It can take time to get it right; in fact it takes a lifetime. We eventually realize that we could indeed have learned more quickly, but for whatever combination of reasons, we did not. All of this is part of God’s Providence. Meanwhile, our ongoing spiritual progress will sometimes place us on that knife-edge, feeling exhausted and even overwhelmed by the struggle. These perceptions are a real and valuable part of our experience. They are not to be denied, but they are not the whole story. The whole story unfolds only through perseverance over time. Whether we fall or not, we can feel as if God has abandoned us to absolutely crushing temptations. St. Catherine of Siena, a doctor of the Church, felt the same. She was wrong.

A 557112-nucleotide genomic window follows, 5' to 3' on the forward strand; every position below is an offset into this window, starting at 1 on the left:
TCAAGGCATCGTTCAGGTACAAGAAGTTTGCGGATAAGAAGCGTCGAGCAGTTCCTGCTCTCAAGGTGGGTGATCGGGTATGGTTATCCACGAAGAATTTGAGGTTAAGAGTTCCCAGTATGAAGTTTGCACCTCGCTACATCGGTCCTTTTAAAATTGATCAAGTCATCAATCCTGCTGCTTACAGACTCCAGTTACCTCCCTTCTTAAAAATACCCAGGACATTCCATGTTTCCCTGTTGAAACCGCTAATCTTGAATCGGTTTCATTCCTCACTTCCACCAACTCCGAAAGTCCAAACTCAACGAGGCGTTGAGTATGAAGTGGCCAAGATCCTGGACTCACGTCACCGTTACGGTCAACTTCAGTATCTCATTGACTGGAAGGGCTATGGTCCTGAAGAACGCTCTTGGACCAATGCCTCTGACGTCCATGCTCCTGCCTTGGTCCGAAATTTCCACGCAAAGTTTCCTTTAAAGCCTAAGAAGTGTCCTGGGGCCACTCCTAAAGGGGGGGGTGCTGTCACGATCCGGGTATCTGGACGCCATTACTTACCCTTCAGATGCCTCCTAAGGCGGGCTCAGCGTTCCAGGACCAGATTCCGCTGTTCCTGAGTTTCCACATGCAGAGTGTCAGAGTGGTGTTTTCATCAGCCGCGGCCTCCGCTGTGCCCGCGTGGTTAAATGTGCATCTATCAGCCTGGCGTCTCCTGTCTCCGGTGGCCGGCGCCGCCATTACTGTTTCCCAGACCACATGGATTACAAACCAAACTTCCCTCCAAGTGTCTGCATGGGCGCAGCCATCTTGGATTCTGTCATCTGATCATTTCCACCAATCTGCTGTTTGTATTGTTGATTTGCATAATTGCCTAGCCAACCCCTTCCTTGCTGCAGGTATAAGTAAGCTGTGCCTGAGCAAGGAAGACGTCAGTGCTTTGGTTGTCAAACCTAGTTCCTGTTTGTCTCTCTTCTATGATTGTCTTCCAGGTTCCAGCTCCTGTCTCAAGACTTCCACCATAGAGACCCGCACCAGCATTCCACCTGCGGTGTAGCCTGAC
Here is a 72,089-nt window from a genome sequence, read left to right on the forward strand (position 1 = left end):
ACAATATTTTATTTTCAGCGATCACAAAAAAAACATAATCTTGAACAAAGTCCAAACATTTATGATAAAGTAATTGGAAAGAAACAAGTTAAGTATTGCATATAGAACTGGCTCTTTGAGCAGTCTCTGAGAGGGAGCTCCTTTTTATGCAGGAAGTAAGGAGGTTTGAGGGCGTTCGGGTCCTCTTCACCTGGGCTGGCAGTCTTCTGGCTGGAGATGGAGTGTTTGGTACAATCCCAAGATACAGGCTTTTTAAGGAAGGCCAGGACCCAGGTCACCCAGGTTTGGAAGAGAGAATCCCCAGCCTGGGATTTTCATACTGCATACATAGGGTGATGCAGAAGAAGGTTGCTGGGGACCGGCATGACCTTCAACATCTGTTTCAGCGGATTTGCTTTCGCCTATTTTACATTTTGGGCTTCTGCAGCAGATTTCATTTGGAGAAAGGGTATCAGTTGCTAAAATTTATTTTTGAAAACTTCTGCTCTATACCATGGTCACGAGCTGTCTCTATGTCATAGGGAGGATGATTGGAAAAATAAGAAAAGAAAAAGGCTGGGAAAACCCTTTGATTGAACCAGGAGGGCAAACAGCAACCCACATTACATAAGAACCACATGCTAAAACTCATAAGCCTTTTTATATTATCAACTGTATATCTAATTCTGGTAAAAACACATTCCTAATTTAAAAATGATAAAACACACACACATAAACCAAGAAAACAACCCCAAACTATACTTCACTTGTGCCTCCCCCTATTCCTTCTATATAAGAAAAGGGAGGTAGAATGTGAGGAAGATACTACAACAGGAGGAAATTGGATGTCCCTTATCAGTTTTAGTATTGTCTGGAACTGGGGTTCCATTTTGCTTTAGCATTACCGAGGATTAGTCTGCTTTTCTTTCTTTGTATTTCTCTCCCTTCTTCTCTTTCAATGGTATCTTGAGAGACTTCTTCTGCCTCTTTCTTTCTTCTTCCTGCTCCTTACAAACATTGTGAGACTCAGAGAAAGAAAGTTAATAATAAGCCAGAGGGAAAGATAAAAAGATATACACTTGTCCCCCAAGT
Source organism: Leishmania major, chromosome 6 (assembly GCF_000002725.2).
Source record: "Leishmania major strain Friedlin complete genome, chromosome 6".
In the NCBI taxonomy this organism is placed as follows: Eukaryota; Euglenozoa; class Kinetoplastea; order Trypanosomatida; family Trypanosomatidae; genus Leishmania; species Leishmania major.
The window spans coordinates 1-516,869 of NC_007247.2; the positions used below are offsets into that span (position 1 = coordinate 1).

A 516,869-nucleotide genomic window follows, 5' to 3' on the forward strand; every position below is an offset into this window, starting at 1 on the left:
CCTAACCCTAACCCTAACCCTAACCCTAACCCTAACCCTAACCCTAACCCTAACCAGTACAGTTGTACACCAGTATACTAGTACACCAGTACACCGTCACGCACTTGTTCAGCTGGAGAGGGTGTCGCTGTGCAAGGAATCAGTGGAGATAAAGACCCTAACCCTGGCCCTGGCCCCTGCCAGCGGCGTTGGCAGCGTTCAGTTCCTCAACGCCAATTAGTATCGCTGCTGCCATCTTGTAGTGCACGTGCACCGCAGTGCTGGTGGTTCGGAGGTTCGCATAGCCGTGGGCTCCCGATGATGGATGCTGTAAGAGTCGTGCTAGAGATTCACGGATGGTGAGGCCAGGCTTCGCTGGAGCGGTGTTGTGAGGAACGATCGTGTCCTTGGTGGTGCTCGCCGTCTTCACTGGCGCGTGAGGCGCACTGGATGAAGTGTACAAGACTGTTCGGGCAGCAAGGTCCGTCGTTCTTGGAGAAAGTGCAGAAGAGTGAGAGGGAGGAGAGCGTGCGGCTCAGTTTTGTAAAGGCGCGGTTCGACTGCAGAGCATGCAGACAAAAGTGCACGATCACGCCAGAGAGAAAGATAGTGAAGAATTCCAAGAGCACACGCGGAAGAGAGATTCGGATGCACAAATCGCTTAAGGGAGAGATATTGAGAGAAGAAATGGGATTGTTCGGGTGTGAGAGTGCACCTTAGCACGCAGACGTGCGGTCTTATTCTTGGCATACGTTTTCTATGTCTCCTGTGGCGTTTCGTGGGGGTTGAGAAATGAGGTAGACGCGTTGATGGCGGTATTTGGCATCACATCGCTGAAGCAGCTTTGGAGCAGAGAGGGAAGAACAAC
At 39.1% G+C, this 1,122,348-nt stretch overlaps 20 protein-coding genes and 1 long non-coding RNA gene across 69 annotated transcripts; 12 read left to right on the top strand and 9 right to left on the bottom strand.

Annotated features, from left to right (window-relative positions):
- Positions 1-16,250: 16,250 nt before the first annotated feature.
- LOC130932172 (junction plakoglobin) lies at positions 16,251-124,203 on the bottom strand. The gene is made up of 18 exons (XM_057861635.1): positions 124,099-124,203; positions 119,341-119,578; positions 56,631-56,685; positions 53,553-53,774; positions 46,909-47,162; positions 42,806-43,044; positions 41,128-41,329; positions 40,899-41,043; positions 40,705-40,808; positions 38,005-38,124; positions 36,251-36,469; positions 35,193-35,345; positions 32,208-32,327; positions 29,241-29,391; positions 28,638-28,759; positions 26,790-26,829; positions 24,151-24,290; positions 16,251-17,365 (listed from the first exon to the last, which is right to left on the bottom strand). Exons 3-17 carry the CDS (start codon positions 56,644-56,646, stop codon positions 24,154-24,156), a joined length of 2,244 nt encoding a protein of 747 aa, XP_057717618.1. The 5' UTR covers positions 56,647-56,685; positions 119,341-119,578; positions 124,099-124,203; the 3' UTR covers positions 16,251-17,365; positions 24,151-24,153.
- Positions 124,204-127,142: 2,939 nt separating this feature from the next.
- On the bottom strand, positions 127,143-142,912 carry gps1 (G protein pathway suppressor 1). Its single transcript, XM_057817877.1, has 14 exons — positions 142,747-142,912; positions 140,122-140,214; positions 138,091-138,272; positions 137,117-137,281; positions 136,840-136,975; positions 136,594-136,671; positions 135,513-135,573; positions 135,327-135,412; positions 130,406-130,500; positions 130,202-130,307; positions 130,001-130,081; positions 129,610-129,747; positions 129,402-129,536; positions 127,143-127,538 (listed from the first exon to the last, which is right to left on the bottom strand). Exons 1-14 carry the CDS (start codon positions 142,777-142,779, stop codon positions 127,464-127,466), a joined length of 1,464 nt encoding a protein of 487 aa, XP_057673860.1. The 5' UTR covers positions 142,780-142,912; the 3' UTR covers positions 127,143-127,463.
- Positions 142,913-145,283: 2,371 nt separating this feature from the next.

Jeffrey Mirus holds a Ph.D. in intellectual history from Princeton University. A co-founder of Christendom College, he also pioneered Catholic Internet services. He is the founder of Trinity Communications and See full bio.

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  • Posted by: garedawg - Mar. 08, 2014 2:42 PM ET USA

    I remember reading somewhere that Fr. Alexander Schmemann, who headed an Eastern Orthodox seminary, called lust "a very useful sin", since it kept the seminarians from getting too full of themselves.

  • Posted by: abc - Mar. 07, 2014 7:12 PM ET USA

    Thanks for this. I found that the best exposition (for me) of this issue was that of Fr. Caussade in his "Abandonment to Divine Providence". Many parts of the book are devoted to what should be our attitude regarding temptation, and to how God uses temptations (and failures) to teach us to acknowledge our weakness and rely in His Grace and His Providence only.